Trump New York Sentencing Put Off to Sept. 18 Over Immunity

(Bloomberg) -- Donald Trump’s sentencing in his New York hush-money case was delayed two months until Sept. 18 so the judge can review the impact of a landmark US Supreme Court ruling about presidential immunity.

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Justice Juan Merchan in Manhattan set the new date Tuesday after Trump sought a delay as part of a bid to overturn his conviction on 34 felony counts of falsifying business records. The judge said he’ll impose the sentence if “necessary,” suggesting the possibility he could grant Trump’s request to throw out the verdict.

A Sept. 18 sentencing of Trump, the presumptive Republican nominee in the presidential race, would come less than seven weeks before his Nov. 5 rematch against President Joe Biden. Trump, 78, faces as long as four years in prison. Trump claims without evidence that the hush-money case, and three other indictments, are part of a “witch hunt” against him by Democrats.

The Supreme Court’s 6-3 decision on Monday came in a federal criminal case against Trump for attempting to overturn the 2020 election results. But his New York lawyers contend the ruling can be applied to some evidence and testimony presented to jurors in the hush-money case.

“I’d be surprised if Trump and his lawyers didn’t attempt to apply this opinion across the board in every case filed against him,” said David Weinstein, a former federal prosecutor who’s now a white-collar criminal defense attorney in Miami. But Weinstein said that even if Trump succeeds in having some of the evidence and testimony struck down, the judge “could find the rest of the evidence was overwhelming and deny the request to vacate the verdict.”

Prosecutors from Manhattan District Attorney Alvin Bragg’s office had said in a letter to Merchan that they wouldn’t oppose the delay. They said Trump’s request to file his formal motion on July 10 — a day before his scheduled sentencing — amounted to a bid to delay the hearing. The DA said Trump’s arguments to throw out the verdict are “without merit.”

A Manhattan jury on May 30 found Trump guilty on 34 counts of falsifying business records to conceal a hush money payment to an adult-film star on the eve of the 2016 presidential election. Trump’s lawyers argue that in light of the Supreme Court’s landmark ruling on presidential immunity, key evidence and witness testimony tainted the trial.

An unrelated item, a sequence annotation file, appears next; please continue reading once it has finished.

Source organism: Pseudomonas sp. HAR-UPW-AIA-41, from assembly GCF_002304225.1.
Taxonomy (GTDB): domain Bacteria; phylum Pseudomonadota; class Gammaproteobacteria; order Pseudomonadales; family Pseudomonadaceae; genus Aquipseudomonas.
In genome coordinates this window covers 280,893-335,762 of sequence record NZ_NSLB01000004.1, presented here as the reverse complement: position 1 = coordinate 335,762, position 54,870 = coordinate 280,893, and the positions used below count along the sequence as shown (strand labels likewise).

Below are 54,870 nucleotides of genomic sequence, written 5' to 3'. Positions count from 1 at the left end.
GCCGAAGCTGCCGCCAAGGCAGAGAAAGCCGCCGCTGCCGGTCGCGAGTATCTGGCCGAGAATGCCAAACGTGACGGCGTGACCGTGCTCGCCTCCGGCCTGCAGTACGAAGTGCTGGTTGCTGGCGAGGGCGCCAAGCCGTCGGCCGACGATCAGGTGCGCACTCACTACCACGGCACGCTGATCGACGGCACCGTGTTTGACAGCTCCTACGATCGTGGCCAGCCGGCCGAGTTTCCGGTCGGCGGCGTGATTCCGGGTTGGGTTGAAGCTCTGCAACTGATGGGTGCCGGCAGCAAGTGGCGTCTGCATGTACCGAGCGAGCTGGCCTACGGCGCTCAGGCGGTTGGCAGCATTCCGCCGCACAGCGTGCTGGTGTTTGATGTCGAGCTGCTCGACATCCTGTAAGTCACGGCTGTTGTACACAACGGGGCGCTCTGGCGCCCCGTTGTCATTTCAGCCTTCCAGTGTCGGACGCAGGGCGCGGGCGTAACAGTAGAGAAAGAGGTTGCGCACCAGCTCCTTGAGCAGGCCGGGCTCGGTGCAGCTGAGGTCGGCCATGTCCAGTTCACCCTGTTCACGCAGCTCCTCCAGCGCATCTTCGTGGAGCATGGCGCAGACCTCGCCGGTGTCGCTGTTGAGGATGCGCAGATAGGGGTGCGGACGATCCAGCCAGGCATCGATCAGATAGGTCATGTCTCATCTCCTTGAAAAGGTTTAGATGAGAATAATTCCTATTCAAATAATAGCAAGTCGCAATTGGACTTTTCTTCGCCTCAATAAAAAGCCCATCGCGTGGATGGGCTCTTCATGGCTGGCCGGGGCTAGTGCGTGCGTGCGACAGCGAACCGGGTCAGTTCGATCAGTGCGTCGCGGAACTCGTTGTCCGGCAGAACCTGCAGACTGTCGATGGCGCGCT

The majority sent the case back to a federal judge in Washington to oversee another round of legal wrangling over what exactly could survive in the federal indictment.

It’s unclear if Trump will succeed in his bid to overturn his New York conviction. Merchan and another judge have already rejected his immunity claims in the hush-money case, although both were made before the Supreme Court’s ruling.

‘Official Acts’

Jurors heard testimony and saw documents that could be evidence of “official acts” and might be barred under the Supreme Court ruling, according to the letter from Trump lawyers Todd Blanche and Emil Bove. They include Trump’s social media posts and public statements while in office; testimony by former White House officials Hope Hicks and Madeleine Westerhout; phones records involving Trump as president; and a financial disclosure form he filed in May 2018.

Much of the trial testimony, however, centered around actions by Trump before he took office. Michael Cohen, Trump’s former lawyer and fixer, testified that just weeks before the 2016 election, he paid $130,000 to porn star Stormy Daniels to stay silent about her alleged tryst with Trump. She had threatened to go public after the release of the Access Hollywood tape in which Trump discussed sexually assaulting women.

Cohen testified he repeatedly discussed Daniels with Trump, who blessed the repayment scheme. He said Trump authorized a plan to reimburse Cohen a total of $420,000, covering the Daniels check, payments for another vendor, an allotment for taxes and a bonus. Prosecutors argued Trump reimbursed Cohen for the hush-money scheme with several payments recorded as “legal services” in company books.

Prosecutors alleged that the case centered around an agreement between Trump, Cohen and former National Enquirer publisher David Pecker to buy and bury salacious news to help his chances of winning the election. That agreement was brokered at a 2015 Trump Tower meeting and continued after Trump was elected, prosecutors said.

--With assistance from Zoe Tillman.

(Updates with comment from a former federal prosecutor.)

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